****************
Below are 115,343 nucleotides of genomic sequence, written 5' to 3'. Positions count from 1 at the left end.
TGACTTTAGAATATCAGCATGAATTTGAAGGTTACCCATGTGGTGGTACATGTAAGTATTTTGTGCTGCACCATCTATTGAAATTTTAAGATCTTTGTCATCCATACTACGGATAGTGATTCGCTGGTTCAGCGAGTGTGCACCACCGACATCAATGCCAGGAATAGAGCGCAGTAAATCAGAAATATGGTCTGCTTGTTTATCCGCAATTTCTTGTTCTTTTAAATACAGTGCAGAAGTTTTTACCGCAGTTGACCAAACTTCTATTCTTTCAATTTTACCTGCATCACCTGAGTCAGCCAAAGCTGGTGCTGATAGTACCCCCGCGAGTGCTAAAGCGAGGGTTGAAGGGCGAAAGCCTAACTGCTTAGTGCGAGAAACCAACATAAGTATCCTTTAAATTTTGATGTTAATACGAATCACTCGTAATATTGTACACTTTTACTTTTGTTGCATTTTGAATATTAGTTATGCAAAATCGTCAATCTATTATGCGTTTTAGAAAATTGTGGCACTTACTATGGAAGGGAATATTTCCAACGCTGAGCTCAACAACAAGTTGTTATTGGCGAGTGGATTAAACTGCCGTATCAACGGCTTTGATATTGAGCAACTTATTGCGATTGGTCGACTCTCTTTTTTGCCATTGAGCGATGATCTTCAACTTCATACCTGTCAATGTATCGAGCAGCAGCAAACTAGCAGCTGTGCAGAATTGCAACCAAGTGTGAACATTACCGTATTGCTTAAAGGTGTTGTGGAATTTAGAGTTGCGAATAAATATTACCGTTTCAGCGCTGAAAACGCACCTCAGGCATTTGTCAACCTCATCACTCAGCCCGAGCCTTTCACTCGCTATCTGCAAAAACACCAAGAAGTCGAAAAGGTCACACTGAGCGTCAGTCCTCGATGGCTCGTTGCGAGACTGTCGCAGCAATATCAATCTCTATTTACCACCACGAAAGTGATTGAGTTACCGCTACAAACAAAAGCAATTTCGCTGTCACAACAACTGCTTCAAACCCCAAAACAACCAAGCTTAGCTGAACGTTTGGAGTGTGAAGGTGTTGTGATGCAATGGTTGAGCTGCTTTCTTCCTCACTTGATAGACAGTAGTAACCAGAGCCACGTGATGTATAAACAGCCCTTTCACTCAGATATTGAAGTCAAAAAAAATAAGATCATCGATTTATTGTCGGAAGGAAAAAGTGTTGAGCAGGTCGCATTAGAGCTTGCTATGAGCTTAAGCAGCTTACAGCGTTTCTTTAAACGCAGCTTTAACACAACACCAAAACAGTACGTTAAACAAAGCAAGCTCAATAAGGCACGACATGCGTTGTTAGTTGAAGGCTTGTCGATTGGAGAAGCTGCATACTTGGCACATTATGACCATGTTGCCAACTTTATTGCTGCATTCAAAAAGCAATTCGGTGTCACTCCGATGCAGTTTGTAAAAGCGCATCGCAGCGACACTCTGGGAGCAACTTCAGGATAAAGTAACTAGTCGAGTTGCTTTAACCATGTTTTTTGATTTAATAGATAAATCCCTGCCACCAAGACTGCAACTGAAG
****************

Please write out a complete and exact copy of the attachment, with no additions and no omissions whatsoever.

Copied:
Below are 115,343 nucleotides of genomic sequence, written 5' to 3'. Positions count from 1 at the left end.
TGACTTTAGAATATCAGCATGAATTTGAAGGTTACCCATGTGGTGGTACATGTAAGTATTTTGTGCTGCACCATCTATTGAAATTTTAAGATCTTTGTCATCCATACTACGGATAGTGATTCGCTGGTTCAGCGAGTGTGCACCACCGACATCAATGCCAGGAATAGAGCGCAGTAAATCAGAAATATGGTCTGCTTGTTTATCCGCAATTTCTTGTTCTTTTAAATACAGTGCAGAAGTTTTTACCGCAGTTGACCAAACTTCTATTCTTTCAATTTTACCTGCATCACCTGAGTCAGCCAAAGCTGGTGCTGATAGTACCCCCGCGAGTGCTAAAGCGAGGGTTGAAGGGCGAAAGCCTAACTGCTTAGTGCGAGAAACCAACATAAGTATCCTTTAAATTTTGATGTTAATACGAATCACTCGTAATATTGTACACTTTTACTTTTGTTGCATTTTGAATATTAGTTATGCAAAATCGTCAATCTATTATGCGTTTTAGAAAATTGTGGCACTTACTATGGAAGGGAATATTTCCAACGCTGAGCTCAACAACAAGTTGTTATTGGCGAGTGGATTAAACTGCCGTATCAACGGCTTTGATATTGAGCAACTTATTGCGATTGGTCGACTCTCTTTTTTGCCATTGAGCGATGATCTTCAACTTCATACCTGTCAATGTATCGAGCAGCAGCAAACTAGCAGCTGTGCAGAATTGCAACCAAGTGTGAACATTACCGTATTGCTTAAAGGTGTTGTGGAATTTAGAGTTGCGAATAAATATTACCGTTTCAGCGCTGAAAACGCACCTCAGGCATTTGTCAACCTCATCACTCAGCCCGAGCCTTTCACTCGCTATCTGCAAAAACACCAAGAAGTCGAAAAGGTCACACTGAGCGTCAGTCCTCGATGGCTCGTTGCGAGACTGTCGCAGCAATATCAATCTCTATTTACCACCACGAAAGTGATTGAGTTACCGCTACAAACAAAAGCAATTTCGCTGTCACAACAACTGCTTCAAACCCCAAAACAACCAAGCTTAGCTGAACGTTTGGAGTGTGAAGGTGTTGTGATGCAATGGTTGAGCTGCTTTCTTCCTCACTTGATAGACAGTAGTAACCAGAGCCACGTGATGTATAAACAGCCCTTTCACTCAGATATTGAAGTCAAAAAAAATAAGATCATCGATTTATTGTCGGAAGGAAAAAGTGTTGAGCAGGTCGCATTAGAGCTTGCTATGAGCTTAAGCAGCTTACAGCGTTTCTTTAAACGCAGCTTTAACACAACACCAAAACAGTACGTTAAACAAAGCAAGCTCAATAAGGCACGACATGCGTTGTTAGTTGAAGGCTTGTCGATTGGAGAAGCTGCATACTTGGCACATTATGACCATGTTGCCAACTTTATTGCTGCATTCAAAAAGCAATTCGGTGTCACTCCGATGCAGTTTGTAAAAGCGCATCGCAGCGACACTCTGGGAGCAACTTCAGGATAAAGTAACTAGTCGAGTTGCTTTAACCATGTTTTTTGATTTAATAGATAAATCCCTGCCACCAAGACTGCAACTGAAG